Greipel said in his personal newsletter that he instantly regretted taking his hands off the bars. He explained that his action was pure reflex, and was made to protect himself when he and Davis tried to occupy the same space behind Boasson Hagen.

    "I have never done that before and was later very upset with myself and how I reacted. I immediately cursed myself and it was clear to me that I would be relegated," said Greipel.

    "I can live with that, and I am very happy that nobody was injured by my thoughtless action."

    Neither man came out a winner. While Boasson Hagen continued his lead-out uninterrupted and took the stage win, Greipel finished second but was later relegated to last place on the stage, which cost him a critical time bonus.

    The decision by the race jury put Silence-Lotto's Jurgen Roelandts into the race lead...

  • Steegmans, Katusha dissolve contract

    Gert Steegmans
    Article published:
    August 05, 2009, 20:44 BST
    Cycling News

    Team says it still has a contract

    Gert Steegmans and Team Katusha may have terminated their contract effective immediately after the Belgian refused to sign the team's anti-doping charter prior to the Tour de France. Media reports today indicated that the relationship was over, but the team has now it.

    Team manager Andre Tchmil "said that there has not been a contract annument," team press spokesman Andrea Agostini told Cyclingnews. "Steegmans was near our headquarters during the Tour de France, but did not take the opportunity to meet and clarify his position."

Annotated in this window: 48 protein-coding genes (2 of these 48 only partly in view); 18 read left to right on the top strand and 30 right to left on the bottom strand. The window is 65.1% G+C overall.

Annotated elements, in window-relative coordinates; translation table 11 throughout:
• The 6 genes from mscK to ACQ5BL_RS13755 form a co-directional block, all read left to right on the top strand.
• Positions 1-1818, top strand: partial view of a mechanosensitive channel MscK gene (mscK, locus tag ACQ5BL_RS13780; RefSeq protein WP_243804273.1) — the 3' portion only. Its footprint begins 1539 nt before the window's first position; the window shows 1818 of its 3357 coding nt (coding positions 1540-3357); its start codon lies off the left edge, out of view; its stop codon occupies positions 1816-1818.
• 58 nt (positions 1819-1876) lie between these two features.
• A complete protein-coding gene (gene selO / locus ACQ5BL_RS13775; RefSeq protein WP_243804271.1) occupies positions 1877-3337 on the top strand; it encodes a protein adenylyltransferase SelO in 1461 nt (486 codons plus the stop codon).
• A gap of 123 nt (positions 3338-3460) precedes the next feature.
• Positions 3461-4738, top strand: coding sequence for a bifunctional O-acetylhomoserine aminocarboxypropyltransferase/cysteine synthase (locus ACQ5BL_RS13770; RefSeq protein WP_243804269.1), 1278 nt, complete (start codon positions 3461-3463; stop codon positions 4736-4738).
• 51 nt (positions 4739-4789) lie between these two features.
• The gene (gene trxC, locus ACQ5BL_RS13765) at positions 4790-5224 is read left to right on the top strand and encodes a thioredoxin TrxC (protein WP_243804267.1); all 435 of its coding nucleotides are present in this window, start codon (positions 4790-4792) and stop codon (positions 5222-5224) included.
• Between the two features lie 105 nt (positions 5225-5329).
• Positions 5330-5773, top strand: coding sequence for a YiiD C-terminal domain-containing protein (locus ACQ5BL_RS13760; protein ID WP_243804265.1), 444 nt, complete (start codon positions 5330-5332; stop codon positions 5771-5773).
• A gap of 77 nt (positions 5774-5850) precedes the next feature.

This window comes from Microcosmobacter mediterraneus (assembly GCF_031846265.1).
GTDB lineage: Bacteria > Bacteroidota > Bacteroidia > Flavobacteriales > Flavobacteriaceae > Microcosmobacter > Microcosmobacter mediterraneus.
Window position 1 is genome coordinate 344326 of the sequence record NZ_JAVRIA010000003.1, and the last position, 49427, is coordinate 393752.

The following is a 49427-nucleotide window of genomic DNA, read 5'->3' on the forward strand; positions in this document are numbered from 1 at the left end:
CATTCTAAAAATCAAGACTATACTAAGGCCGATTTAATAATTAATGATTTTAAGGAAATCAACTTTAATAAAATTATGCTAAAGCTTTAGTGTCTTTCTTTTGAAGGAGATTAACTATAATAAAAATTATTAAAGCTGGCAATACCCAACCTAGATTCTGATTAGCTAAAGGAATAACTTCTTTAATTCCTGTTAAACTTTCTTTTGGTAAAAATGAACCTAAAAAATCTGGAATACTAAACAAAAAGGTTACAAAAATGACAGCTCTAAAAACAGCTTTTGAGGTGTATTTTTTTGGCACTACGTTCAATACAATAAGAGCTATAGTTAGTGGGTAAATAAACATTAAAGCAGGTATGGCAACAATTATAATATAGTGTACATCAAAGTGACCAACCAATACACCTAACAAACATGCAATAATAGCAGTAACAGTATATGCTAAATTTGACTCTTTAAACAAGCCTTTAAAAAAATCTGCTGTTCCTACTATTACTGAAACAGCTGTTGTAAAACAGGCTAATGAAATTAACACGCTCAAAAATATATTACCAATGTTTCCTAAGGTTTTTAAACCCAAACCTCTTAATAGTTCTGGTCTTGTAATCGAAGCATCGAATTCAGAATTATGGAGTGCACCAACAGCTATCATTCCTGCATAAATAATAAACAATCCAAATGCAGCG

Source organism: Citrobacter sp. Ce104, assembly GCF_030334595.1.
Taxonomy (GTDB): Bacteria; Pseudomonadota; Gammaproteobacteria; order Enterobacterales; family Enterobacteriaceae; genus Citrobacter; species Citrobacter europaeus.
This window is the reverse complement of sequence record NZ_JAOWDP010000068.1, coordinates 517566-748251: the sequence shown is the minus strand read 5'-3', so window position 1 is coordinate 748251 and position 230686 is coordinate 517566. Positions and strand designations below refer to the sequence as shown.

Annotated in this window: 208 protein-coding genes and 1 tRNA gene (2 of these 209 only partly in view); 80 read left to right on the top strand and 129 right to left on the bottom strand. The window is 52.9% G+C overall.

The team put Steegmans on inactive status in late June when he refused to agree to the new requirement, which requires riders to pay five times their salary should they break anti-doping rules.

    Steegmans had no comment on the matter.

    The 28-year-old has not ridden for the Russian team since the Dauphiné Libéré in June. The team placed him on inactive status when he refused to sign a contract which would require him to pay a fine of up to six times his annual salary if he were convicted of a doping violation.

    Several riders objected to the new requirement, but most eventually signed. Kenny Dehaes refused, and was released from his contract in June. He later signed with the Silence-Lotto team.

    "Gert never wanted to sign our anti-doping charter," Katusha Sport Director Jef Braeckevelt told the Belga press agency. "I think this is a good thing for both parties. He can now look forward to a new team where he can ride again. We don't need to pay him any longer for not riding."